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The Long-run and Intergenerational Education Impacts of Intergovernmental Transfers

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  • Irineu de Carvalho Filho
  • Stephan Litschig

Abstract

This paper provides regression discontinuity evidence on long-run and intergenerational education impacts of a temporary increase in federal transfers to local governments in Brazil. Revenues and expenditures of the communities benefiting from extra transfers temporarily increased by about 20% during the 4 year period from 1982 to the end of 1985. Schooling and literacy gains for directly exposed cohorts established in previous work that used the 1991 census are attenuated but persist in the 2000 and 2010 censuses. Children and adolescents of the next generation---born after the extra funding had disappeared---show gains of about 0.08 standard deviation across the entire score distribution of two nationwide exams at the end of the 2000s. While we find no evidence of persistent improvements in school resources, we document discontinuities in education levels, literacy rates and incomes of test takers' parents that are consistent with intergenerational human capital spillovers.

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Bibliographic Info

Paper provided by Barcelona Graduate School of Economics in its series Working Papers with number 718.

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Date of creation: Sep 2013
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Handle: RePEc:bge:wpaper:718

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Keywords: intergovernmental grants; human capital; test scores; regression discontinuity;

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  1. Pedro Carneiro & Costas Meghir & Matthias Parey, 2013. "Maternal Education, Home Environments, And The Development Of Children And Adolescents," Journal of the European Economic Association, European Economic Association, European Economic Association, vol. 11, pages 123-160, 01.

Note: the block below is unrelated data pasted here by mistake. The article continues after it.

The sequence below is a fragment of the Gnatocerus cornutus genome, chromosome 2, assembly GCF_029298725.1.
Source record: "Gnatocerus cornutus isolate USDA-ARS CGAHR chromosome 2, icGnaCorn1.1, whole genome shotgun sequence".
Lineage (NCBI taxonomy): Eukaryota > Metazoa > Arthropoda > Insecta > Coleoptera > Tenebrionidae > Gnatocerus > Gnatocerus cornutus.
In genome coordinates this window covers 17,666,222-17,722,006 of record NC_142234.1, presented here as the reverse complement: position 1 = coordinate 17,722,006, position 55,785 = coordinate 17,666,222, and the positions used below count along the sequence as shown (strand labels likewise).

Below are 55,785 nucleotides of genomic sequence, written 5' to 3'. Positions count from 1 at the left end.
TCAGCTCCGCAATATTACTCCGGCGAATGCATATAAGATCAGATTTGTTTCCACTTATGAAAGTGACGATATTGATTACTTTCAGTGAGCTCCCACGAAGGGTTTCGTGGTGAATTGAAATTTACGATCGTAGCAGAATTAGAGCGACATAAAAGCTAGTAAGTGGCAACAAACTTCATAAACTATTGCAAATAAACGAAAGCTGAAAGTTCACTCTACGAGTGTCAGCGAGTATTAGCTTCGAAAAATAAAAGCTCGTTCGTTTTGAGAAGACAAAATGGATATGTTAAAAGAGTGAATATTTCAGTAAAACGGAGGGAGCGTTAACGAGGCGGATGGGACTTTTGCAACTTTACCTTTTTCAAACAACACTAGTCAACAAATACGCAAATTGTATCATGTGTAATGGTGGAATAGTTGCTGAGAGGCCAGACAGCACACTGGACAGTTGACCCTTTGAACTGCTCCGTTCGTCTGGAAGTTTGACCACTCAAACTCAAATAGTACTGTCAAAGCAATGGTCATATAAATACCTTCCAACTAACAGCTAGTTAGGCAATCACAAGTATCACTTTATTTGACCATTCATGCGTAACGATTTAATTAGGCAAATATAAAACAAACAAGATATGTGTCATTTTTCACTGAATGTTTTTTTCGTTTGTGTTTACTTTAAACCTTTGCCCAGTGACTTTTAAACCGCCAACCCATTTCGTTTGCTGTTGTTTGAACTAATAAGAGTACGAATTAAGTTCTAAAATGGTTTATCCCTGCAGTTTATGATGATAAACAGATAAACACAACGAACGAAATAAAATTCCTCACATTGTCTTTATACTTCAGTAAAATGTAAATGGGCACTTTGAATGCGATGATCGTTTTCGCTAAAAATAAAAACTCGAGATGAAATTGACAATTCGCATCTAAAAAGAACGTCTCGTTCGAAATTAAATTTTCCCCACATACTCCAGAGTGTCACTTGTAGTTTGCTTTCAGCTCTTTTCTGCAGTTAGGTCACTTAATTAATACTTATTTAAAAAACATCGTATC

2. Francesco Caselli & Guy Michaels, 2009. "Do oil windfalls improve living standards?: evidence from Brazil," LSE Research Online Documents on Economics, London School of Economics and Political Science, LSE Library 28691, London School of Economics and Political Science, LSE Library.
  3. David S. Lee & Thomas Lemieux, 2010. "Regression Discontinuity Designs in Economics," Journal of Economic Literature, American Economic Association, vol. 48(2), pages 281-355, June.
  4. Guido Imbens & Thomas Lemieux, 2007. "Regression Discontinuity Designs: A Guide to Practice," NBER Technical Working Papers 0337, National Bureau of Economic Research, Inc.
  5. Lee, David S., 2008. "Randomized experiments from non-random selection in U.S. House elections," Journal of Econometrics, Elsevier, Elsevier, vol. 142(2), pages 675-697, February.
  6. Hahn, Jinyong & Todd, Petra & Van der Klaauw, Wilbert, 2001. "Identification and Estimation of Treatment Effects with a Regression-Discontinuity Design," Econometrica, Econometric Society, Econometric Society, vol. 69(1), pages 201-09, January.
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